Microsoft has released an unscheduled patch for a security bug that it accidentally disclosed during the release of its March 2020 patch several days ago. While difficult to exploit, the vulnerability is "critical" because it could allow malicious code to automatically spread from one machine to another. By releasing the fix now, Microsoft aims to avoid a chain reaction scenario that played out with the WannaCry and NotPetya viruses in 2017.
The security hole exists in Microsoft's Server Message block (SMB) protocol on recent 32- and 64-bit versions of Windows 10 both on the client and server sides. Researchers from Microsoft and elsewhere labeled it critical because the compromise of a single machine could compromise others on the same network. Microsoft said that there's no evidence so far that the flaw is being actively exploited, but said it's "more likely" than not to happen in the future.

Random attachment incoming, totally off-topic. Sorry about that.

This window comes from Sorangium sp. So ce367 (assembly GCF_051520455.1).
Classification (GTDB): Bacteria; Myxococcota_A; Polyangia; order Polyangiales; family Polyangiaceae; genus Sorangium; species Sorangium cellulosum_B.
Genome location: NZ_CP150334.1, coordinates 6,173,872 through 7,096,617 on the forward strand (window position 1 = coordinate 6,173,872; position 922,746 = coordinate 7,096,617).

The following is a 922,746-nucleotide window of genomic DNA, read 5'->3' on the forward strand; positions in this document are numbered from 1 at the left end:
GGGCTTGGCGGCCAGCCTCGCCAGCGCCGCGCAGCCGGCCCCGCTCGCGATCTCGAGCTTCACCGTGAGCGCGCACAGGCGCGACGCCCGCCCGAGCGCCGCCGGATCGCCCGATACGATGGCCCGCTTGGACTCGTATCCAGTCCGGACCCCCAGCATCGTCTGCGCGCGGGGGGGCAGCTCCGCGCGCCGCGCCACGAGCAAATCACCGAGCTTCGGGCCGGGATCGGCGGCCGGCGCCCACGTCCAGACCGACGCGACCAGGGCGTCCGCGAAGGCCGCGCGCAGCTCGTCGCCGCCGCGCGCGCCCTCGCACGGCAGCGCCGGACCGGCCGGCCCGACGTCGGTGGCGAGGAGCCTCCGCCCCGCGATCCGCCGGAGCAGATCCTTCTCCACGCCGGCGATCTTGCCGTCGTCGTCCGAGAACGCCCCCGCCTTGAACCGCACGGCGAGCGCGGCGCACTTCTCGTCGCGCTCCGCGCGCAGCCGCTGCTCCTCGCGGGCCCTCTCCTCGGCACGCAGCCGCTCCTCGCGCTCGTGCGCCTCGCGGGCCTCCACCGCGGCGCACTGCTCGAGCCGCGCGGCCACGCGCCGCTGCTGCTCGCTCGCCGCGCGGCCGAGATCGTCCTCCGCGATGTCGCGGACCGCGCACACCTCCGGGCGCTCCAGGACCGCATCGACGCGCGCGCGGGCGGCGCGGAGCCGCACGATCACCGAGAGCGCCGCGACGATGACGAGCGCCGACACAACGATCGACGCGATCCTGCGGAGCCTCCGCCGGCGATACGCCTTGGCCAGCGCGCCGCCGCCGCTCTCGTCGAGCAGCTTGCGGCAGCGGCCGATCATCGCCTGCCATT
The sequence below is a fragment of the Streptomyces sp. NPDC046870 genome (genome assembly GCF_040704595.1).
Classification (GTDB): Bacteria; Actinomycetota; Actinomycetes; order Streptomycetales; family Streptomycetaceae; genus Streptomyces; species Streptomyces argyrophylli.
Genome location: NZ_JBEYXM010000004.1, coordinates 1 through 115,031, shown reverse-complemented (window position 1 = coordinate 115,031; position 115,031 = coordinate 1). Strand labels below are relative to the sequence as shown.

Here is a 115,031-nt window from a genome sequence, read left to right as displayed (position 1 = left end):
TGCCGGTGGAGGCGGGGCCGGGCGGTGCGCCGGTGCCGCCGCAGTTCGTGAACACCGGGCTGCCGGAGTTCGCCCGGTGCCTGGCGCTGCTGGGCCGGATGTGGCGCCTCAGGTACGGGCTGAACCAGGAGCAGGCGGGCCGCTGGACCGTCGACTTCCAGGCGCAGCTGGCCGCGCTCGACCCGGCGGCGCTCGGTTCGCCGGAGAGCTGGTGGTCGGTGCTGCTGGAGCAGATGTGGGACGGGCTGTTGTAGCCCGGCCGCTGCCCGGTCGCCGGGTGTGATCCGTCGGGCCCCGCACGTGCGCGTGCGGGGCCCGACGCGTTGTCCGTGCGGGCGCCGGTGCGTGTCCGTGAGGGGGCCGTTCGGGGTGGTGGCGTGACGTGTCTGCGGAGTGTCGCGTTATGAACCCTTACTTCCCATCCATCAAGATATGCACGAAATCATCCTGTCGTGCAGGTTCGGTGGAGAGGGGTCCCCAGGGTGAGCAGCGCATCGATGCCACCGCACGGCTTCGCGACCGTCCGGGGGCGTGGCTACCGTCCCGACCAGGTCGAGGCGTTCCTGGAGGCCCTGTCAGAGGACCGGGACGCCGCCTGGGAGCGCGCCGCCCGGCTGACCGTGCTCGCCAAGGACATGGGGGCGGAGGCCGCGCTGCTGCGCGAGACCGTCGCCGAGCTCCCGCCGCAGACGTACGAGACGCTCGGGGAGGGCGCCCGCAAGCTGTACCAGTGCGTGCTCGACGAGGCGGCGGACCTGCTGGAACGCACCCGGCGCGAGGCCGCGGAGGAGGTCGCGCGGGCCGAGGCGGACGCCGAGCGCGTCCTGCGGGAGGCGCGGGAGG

An attacker who successfully exploited the vulnerability could gain the ability to execute code on the target server or client. To exploit the vulnerability against a server, an unauthenticated attacker could send a specially crafted packet to a targeted SMBv3 server. To exploit the vulnerability against a client, an unauthenticated attacker would need to configure a malicious SMBv3 server and convince a user to connect to it.
Windows 10 has strong defenses that make that scenario unlikely, but motivated and skilled attackers could likely engineer successful attacks. To prevent against that, users (especially those on networks) should install the KB4551762 security update as soon as possible or follow Microsoft's mitigation advice. Most folks should get the patch installed automatically via Windows Update.